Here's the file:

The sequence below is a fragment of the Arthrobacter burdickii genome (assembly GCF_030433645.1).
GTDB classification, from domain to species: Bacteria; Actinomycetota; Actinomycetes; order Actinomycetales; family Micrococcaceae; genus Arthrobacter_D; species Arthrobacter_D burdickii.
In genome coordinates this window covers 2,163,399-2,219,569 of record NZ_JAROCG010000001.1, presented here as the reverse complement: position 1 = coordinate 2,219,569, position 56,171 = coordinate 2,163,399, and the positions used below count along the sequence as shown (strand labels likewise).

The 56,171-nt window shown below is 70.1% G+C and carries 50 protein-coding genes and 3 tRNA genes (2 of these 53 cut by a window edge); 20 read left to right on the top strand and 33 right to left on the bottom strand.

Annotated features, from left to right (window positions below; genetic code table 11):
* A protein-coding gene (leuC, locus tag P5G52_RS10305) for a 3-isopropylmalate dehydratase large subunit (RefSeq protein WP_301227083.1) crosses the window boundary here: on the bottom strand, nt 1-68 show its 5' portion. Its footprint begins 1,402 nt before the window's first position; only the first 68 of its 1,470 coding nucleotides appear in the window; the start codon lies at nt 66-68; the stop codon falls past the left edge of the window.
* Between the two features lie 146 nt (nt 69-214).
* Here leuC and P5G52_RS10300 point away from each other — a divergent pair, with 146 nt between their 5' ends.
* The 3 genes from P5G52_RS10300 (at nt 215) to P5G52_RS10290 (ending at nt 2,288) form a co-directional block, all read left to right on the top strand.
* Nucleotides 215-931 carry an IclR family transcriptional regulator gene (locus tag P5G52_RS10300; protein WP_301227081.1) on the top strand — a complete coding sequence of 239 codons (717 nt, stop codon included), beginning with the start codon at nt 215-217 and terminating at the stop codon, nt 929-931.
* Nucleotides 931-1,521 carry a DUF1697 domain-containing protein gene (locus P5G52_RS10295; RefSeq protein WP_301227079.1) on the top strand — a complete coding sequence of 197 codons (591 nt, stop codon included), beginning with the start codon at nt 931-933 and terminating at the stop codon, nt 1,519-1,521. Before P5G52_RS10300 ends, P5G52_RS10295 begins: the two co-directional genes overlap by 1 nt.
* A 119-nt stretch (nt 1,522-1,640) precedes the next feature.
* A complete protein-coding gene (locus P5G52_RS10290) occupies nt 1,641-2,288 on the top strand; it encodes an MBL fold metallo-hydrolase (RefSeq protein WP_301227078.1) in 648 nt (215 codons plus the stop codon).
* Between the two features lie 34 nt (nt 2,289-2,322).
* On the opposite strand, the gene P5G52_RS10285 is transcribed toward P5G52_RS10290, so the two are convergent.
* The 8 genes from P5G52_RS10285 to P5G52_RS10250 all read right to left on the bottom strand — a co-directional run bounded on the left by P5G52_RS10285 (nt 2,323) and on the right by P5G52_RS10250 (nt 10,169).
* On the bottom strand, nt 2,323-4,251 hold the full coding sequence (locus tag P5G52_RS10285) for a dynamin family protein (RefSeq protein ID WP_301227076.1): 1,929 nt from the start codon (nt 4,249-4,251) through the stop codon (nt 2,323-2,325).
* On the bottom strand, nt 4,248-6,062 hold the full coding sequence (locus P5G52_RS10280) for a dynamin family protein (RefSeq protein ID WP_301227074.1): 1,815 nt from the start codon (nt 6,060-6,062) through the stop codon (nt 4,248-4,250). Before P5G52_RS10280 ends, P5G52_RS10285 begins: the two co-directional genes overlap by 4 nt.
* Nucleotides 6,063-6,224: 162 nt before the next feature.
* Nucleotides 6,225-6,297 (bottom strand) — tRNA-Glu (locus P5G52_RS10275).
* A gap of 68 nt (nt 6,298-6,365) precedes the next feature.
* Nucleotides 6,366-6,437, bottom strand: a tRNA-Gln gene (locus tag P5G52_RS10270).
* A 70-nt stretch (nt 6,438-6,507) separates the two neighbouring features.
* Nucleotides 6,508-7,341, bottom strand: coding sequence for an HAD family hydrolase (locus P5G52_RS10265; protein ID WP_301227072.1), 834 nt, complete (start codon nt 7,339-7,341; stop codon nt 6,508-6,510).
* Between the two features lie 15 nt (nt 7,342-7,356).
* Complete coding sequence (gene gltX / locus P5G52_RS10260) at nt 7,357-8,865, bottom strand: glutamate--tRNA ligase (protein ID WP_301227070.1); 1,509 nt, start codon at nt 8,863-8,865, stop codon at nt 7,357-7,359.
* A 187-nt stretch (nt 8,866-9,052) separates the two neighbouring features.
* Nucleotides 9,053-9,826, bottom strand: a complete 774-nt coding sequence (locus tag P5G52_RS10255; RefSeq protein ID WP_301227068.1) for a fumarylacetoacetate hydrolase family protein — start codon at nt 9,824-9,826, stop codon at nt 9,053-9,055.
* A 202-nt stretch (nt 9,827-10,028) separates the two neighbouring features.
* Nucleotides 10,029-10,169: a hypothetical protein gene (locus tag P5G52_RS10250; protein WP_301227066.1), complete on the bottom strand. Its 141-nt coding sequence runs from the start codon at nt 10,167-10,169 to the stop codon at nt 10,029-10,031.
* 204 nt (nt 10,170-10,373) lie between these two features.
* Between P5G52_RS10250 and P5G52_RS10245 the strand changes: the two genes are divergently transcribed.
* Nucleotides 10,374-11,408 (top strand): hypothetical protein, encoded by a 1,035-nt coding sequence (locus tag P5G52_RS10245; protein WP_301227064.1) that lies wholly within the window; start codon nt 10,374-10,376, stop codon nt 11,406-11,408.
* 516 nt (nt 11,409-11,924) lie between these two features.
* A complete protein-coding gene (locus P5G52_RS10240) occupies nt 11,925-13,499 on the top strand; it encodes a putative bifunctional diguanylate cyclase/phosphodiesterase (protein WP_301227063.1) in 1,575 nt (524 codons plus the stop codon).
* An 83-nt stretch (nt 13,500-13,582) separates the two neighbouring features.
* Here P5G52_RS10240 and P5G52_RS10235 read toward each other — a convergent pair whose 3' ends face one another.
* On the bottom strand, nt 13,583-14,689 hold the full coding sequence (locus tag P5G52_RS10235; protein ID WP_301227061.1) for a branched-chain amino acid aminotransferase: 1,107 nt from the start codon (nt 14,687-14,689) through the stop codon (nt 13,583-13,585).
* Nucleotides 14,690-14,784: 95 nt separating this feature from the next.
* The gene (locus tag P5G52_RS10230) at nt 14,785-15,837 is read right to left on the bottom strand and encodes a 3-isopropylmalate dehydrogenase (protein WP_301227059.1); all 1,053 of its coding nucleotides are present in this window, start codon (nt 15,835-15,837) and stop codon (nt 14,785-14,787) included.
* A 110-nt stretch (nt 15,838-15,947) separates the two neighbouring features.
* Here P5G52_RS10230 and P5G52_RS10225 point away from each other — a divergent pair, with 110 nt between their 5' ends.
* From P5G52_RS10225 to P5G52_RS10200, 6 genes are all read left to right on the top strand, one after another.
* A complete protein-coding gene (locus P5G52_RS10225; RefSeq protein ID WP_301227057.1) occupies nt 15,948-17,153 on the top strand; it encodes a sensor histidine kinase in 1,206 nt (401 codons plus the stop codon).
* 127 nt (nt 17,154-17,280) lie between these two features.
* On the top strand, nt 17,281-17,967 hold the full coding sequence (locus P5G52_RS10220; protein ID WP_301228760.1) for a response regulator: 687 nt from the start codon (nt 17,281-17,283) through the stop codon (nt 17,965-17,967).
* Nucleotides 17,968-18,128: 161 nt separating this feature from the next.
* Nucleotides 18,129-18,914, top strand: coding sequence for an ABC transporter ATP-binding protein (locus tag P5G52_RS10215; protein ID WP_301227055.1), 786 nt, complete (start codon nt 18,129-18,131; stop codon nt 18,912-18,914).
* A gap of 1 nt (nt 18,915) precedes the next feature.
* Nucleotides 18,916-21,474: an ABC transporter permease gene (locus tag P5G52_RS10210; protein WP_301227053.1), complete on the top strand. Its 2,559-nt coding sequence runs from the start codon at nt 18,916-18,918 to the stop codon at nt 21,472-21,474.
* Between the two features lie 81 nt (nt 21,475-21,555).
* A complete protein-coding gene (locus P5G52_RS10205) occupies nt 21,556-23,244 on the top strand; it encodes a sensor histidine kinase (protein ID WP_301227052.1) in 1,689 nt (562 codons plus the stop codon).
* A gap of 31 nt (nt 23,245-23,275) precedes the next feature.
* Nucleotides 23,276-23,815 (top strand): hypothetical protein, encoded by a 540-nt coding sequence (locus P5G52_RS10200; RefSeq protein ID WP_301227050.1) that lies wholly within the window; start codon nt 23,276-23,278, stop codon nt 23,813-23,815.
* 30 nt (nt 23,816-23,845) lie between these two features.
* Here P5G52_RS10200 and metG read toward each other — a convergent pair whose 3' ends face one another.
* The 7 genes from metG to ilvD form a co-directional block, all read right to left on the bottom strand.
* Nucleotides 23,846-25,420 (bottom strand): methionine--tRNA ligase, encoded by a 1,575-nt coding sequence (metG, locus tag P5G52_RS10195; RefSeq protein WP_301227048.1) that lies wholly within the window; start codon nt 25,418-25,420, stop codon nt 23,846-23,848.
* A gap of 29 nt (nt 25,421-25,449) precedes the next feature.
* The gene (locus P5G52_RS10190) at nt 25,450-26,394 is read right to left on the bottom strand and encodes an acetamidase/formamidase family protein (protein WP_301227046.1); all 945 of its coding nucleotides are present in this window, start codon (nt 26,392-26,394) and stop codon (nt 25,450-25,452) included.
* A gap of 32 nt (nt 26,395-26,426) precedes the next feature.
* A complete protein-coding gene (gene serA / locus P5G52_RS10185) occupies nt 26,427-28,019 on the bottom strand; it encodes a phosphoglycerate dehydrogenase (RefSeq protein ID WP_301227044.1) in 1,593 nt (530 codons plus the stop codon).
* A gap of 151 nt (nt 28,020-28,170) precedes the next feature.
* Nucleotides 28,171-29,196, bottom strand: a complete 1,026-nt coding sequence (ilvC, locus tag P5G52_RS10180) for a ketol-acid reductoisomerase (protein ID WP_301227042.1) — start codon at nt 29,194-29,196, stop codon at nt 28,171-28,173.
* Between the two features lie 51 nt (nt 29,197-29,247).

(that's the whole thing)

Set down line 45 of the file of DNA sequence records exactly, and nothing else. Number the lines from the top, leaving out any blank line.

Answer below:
* 127 nt (nt 17,154-17,280) lie between these two features.